5 best practices for an open enrollment communications plan
As a member of the human resources team, open enrollment is one of the most crucial times of the year. The employees at your company are counting on you to provide them with the open enrollment information they need. That’s why it’s essential to have an open enrollment communications plan ready in advance.
Having a communications plan will keep the conversation open, so you don’t find yourself with disgruntled employees who discover they’ve missed the open enrollment period or were confused about their options. Keep reading to learn a few best practices for developing your open enrollment communications plan.
Why open enrollment matters
Open enrollment gives employees a small window of time to enroll in, withdraw from, or make other changes to their medical, dental, vision, disability, and life insurance coverage.
The choices made during open enrollment can have a significant impact on one’s take-home pay and insurance coverage; therefore, most employees need questions answered in detail, so they’re knowledgeable about their options.
Consider your employees’ background
When discussing open enrollment, consider your employees’ background. If you work with a large percentage of women in their childbearing age, you might discuss the benefits of short term disability for maternity leave coverage more. However, if most of the employees are older and nearing retirement, you might discuss life insurance more.
If the employee demographics vary widely, consider how you can communicate different options throughout your overall messaging. You want to view yourself as a marketer when you are speaking to your employees about their options. This isn’t a one size fits all process.
Keep it simple
Keep in mind that insurance is a confusing and sometimes overwhelming topic for people. So, to reduce the overwhelm and confusion, you want to keep the open enrollment process as simple as possible from beginning to end. Map out the entire open enrollment process from A to Z and walk through it as though you’re someone who knows nothing about insurance.
If you go through it as an expert or someone highly skilled in insurance knowledge, you risk developing a system that’s too complicated for some of your employees. It’s better to be overly explanatory than to talk over the heads of your employees.
Ask for employee insight
When preparing for the open enrollment period, ask your employees what they’ve liked or disliked about open enrollment in previous years. Gauge their knowledge about insurance options and open enrollment so you can get an idea of who you’re working with.
This is similar to developing a business idea. Instead of assuming what your potential customer aka company employees want or need, ask them directly. It will cut down on the time you spend theorizing and guessing.
You want to find out how they prefer to get information about open enrollment, what the most confusing and the most manageable parts of the process are, etc.
Vary your communication methods
When communicating about open enrollment, you don’t want to use a one size fits all approach. Instead, speak to your staff in as many ways as your budget allows you to get the messaging across. You can try sending emails, posting flyers, creating videos, having in-person meetings, etc.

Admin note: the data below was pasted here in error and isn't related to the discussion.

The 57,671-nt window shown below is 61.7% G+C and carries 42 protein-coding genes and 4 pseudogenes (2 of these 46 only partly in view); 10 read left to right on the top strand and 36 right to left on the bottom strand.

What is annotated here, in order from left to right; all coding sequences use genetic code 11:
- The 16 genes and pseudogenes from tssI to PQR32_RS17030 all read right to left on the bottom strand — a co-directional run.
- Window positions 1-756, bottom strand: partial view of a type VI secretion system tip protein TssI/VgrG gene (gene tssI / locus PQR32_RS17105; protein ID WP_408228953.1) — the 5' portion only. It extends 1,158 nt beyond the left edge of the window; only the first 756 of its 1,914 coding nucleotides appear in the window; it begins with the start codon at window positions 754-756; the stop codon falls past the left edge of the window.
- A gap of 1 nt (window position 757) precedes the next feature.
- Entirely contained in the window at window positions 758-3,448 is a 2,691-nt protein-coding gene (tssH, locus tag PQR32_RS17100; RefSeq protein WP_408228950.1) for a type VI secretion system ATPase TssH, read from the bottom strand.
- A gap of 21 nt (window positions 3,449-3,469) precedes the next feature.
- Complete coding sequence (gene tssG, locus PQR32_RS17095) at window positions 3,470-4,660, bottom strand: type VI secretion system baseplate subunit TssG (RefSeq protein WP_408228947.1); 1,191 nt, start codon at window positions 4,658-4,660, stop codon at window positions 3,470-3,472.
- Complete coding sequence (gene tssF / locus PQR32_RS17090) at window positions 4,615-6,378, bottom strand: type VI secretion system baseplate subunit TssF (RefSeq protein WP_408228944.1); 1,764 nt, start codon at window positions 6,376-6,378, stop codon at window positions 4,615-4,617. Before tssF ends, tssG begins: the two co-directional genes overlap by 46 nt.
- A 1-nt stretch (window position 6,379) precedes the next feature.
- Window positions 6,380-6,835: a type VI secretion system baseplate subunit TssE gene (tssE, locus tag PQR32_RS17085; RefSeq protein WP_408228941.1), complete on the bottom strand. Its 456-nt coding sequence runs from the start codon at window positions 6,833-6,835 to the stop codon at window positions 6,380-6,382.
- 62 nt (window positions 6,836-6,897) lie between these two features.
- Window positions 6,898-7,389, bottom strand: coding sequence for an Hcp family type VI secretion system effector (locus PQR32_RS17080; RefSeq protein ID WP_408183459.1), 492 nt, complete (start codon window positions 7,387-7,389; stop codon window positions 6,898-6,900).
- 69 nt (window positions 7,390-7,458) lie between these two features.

The purpose of varying your communication is to help your employees get the information they need by offering it in many forms. The key, no matter the communication method, is to have a clear message, break down the insurance information into the simplest form, and meet your employees where they are in terms of knowledge and understanding.
As you likely know, video communication is one of the most popular ways to communicate today, so consider how you can implement video into your open enrollment communications plan.
Set goals and analyze open enrollment data
Before you start the open enrollment period, you want to set S.M.A.R.T. goals. As I’m sure you know, S.M.A.R.T. stands for specific, measurable, achievable, results-focused, and time-bound.
The goals you set for open enrollment should be very specific and easy to track. One example might be to increase enrollment in the short term disability plan by 75% by December 5, 2019.
When you set these goals, you have a target in mind. You can review these targets throughout the open enrollment period as well as at the end to determine whether you achieved them.
When open enrollment is over, you want to review your data and analyze the process went. It’s only when you consider your overall performance that you can gauge your success. What was the completion rate? How many eyes were tuned into your videos? How many people attended the meetings?
Review your data at the end of the open enrollment period so you can decide how to move forward in future years. Your employees will tell and/or show you, directly or indirectly, how successful your open enrollment communications plan ultimately was.
Developing an effective open enrollment communications plan requires strong communications skills. You can learn more about building better communication with our free Office Communication Toolkit.